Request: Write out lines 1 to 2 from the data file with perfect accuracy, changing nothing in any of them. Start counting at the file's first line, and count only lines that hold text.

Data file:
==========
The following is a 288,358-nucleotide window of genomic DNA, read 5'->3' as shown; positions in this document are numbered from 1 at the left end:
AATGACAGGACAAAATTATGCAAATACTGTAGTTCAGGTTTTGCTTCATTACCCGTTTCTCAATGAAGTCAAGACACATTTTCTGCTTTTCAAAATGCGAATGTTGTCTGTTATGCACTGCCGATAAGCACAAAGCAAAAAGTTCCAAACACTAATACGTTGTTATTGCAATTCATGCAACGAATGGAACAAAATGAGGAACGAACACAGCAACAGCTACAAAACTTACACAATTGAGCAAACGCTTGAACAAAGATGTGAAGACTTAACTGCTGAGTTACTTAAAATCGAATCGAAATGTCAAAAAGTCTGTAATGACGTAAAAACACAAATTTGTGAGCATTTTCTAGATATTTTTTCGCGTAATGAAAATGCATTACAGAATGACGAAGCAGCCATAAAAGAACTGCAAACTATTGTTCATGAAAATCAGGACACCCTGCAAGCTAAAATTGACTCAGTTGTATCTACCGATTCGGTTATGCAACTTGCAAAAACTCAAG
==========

The following is a 288,358-nucleotide window of genomic DNA, read 5'->3' as shown; positions in this document are numbered from 1 at the left end:
AATGACAGGACAAAATTATGCAAATACTGTAGTTCAGGTTTTGCTTCATTACCCGTTTCTCAATGAAGTCAAGACACATTTTCTGCTTTTCAAAATGCGAATGTTGTCTGTTATGCACTGCCGATAAGCACAAAGCAAAAAGTTCCAAACACTAATACGTTGTTATTGCAATTCATGCAACGAATGGAACAAAATGAGGAACGAACACAGCAACAGCTACAAAACTTACACAATTGAGCAAACGCTTGAACAAAGATGTGAAGACTTAACTGCTGAGTTACTTAAAATCGAATCGAAATGTCAAAAAGTCTGTAATGACGTAAAAACACAAATTTGTGAGCATTTTCTAGATATTTTTTCGCGTAATGAAAATGCATTACAGAATGACGAAGCAGCCATAAAAGAACTGCAAACTATTGTTCATGAAAATCAGGACACCCTGCAAGCTAAAATTGACTCAGTTGTATCTACCGATTCGGTTATGCAACTTGCAAAAACTCAAG